My Turn: TRPA’s unintended consequences
LAKE TAHOE – Nevada Senate Bill 271 certainly got TRPA off the dime on the Regional Plan Update, but unfortunately the process has spun out of control. On April 25th, TRPA Governing Board will give recommendations on the final direction of the RPU, the Environmental Report for the RPU, code for the RPU and present revised environmental thresholds. According to TRPA, this big push and resultant frenzy is justified by meeting the requirements of SB 271. But to many of us, it’s the excuse to overwhelm and wear out the public with mountains of information and a rushed Regional Plan which is scheduled to be approved by the end of 2012.
What none of us want is a bad regional plan with adverse unintended consequences. We feel the following land use policies are contrary to TRPA’s goal of “restoring and protecting Lake Tahoe water quality while creating sustainable communities.” A few of our main concerns are the following land use changes outlined in the staff preferred alternative:
1. Up-zoning of recreation uses: Currently, “recreation” zoned property, which includes State Parks, Forest Service Land, GIDs, and Ski Areas, does not allow residential or tourist accommodation units. If approved, the RPU would allow these uses. This is additive development and an expansion of the current urban boundaries in the Tahoe Basin. Incline Village GID owned property is now zoned recreation. TRPA proposes to up-zone 250 acres of the Park Cattle property adjacent to Heavenly Valley and Edgewood from conservation to recreation. Northstar, owned by Vail, has begun the required County approvals to extend their ski lifts into the Tahoe basin side of Mt. Pluto. Allowing development of pristine forests does nothing to improve water or air quality.
2. Density increases: Tourist Accommodation Units (TAUs) with kitchens, which includes timeshare and fractional ownership, would go from 15 units/acre to 40 units/acre. That’s more than a 247 percent increase. Where is the demand for this development?
3. Height increases: The Nevada side of the South Shore Casino core will be allowed 197 feet in height for new structures, not just allowing existing structures to be upgraded as TRPA repeatedly states. Ninety-five feet in height will be allowed for commercial on the South Shore California side, and 56 feet for the rest of the Town Centers around the lake (Incline, Kings Beach, Tahoe City on the North Shore). These heights can be further increased by local community plans or the inclusion of TAUs. This is a prime example of repeating the mistakes of the past by creating a Tahoe on steroids. As far as county restraint, we’ve seen how Washoe County listens to the public with the Incline tax revolt. Counties are driven by revenue and will likely promote excess development with little concern for community character. Again, where is the demand for all this?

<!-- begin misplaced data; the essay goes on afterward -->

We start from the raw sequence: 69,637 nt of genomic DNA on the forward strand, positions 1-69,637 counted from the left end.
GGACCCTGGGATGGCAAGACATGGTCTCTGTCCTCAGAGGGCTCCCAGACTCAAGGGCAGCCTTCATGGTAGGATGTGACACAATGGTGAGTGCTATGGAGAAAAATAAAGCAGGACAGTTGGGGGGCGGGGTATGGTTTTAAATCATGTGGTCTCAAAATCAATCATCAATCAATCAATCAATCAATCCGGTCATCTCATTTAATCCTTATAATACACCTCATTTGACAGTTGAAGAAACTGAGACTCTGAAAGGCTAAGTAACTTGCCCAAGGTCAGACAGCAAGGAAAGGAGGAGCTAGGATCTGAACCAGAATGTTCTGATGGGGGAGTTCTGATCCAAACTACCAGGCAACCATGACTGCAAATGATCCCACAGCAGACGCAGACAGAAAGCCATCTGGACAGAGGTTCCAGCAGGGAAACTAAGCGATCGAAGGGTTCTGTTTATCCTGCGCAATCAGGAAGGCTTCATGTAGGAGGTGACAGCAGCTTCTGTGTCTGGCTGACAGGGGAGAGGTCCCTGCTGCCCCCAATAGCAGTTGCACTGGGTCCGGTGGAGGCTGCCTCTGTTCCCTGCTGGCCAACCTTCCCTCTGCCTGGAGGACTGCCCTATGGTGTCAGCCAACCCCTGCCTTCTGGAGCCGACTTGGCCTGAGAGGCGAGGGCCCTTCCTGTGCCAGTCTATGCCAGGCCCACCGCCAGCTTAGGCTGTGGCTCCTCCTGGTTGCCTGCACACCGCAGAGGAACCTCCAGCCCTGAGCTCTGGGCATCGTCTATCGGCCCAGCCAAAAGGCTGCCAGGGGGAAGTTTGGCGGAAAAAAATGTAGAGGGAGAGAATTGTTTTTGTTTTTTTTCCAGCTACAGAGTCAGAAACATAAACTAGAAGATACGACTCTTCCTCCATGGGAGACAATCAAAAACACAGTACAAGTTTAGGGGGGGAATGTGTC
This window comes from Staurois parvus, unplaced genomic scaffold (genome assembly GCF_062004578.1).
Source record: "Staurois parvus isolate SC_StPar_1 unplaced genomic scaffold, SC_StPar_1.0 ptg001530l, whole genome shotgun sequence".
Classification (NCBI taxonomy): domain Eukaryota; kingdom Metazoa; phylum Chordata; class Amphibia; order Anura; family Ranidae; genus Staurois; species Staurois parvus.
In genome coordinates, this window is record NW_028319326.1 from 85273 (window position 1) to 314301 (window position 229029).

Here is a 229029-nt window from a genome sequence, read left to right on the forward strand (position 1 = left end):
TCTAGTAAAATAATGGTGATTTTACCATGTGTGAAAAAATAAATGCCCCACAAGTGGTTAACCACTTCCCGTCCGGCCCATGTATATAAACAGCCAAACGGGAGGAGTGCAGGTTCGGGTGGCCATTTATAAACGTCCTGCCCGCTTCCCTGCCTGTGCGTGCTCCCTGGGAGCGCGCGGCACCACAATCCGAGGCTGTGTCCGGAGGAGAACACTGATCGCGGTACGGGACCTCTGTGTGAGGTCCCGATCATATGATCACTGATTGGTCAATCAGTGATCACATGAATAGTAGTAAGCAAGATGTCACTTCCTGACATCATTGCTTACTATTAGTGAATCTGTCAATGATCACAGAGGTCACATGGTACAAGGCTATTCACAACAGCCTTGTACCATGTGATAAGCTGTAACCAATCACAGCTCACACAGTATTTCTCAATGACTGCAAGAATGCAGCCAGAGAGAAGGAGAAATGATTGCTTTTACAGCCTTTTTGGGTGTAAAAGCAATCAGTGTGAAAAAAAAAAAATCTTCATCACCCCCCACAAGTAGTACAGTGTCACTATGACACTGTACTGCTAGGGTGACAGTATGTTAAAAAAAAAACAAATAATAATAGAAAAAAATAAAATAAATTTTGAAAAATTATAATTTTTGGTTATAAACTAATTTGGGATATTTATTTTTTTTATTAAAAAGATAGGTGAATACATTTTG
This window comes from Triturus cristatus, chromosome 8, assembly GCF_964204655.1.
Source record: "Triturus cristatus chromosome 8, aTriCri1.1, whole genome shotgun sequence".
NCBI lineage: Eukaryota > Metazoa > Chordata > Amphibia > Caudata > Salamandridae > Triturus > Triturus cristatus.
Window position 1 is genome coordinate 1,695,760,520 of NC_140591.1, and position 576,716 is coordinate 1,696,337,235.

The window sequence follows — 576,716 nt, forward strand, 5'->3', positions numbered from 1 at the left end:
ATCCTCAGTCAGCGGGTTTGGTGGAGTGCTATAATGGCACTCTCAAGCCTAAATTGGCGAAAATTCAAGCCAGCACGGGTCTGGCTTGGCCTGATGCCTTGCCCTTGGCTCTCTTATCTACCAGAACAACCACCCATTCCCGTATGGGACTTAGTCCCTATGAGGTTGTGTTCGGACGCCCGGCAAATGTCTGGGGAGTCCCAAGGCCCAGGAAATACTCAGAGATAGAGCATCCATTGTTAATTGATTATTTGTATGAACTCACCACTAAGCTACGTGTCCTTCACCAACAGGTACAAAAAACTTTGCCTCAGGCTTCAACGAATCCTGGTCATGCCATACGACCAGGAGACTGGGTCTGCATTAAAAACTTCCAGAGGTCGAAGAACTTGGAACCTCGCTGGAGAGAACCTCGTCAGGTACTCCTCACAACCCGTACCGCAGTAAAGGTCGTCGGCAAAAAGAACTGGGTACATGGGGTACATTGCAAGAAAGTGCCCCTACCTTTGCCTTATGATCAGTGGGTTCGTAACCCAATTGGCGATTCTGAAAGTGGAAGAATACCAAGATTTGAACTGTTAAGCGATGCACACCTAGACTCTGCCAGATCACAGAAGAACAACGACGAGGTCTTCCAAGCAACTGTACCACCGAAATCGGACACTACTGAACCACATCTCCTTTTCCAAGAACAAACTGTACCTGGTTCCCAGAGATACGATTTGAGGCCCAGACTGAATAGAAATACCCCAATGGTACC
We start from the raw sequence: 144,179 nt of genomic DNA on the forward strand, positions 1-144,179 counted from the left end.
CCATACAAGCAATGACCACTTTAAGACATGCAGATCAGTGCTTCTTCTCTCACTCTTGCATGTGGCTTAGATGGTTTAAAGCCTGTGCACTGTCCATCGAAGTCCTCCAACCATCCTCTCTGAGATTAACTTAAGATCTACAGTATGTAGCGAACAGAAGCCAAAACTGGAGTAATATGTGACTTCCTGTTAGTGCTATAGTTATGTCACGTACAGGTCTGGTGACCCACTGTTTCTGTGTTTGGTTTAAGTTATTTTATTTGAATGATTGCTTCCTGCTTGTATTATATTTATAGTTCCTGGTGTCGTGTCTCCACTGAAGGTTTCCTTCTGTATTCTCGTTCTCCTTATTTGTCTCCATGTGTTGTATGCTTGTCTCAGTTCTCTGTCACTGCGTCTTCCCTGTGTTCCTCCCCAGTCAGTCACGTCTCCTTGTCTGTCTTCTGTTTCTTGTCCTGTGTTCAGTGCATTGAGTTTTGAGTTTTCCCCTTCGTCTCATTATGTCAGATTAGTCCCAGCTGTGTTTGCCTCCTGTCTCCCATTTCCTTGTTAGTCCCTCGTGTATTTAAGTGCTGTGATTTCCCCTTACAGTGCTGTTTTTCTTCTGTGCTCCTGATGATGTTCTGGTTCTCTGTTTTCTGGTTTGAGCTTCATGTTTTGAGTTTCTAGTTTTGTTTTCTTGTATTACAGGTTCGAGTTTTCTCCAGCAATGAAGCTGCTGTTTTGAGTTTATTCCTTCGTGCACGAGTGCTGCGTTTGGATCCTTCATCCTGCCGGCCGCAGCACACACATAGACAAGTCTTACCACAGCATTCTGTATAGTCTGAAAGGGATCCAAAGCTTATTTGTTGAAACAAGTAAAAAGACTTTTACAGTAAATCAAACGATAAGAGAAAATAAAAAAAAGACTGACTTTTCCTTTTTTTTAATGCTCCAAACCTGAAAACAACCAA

4. Replenish entitlements: TRPA will be required to maintain a constant supply of entitlements. It’s an open checkbook with no mention of what the current baseline is for comparison purposes, nor what the proposed population or carrying capacity of the basin should be. How is this protecting Lake Tahoe?
5. Coverage transfers: Currently coverage can only be transferred within the existing hydrologic areas. However, the RPU proposes transfers anywhere around the basin. South Shore coverage can come to North Shore, but the North Shore geography and roadways can’t handle much more population. We don’t have South Shore’s six-lane highways or loop roads. How does increasing traffic congestion help protect Lake Tahoe?
Let’s have a thoughtful process that enforces completion of BMPs (Storm water Treatment), encourages redevelopment of existing structures rather than additive development. Let’s collaborate on a plan that increases open space, all without sacrificing the quality of life, community character and our pristine mountain/Lake environment.
– Ann Nichols, a 42-year resident of Lake Tahoe, is president of the North Tahoe Preservation Alliance and a Lake Tahoe Federal Advisory board member.
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After a dry couple of weeks, the storm door may finally be opening.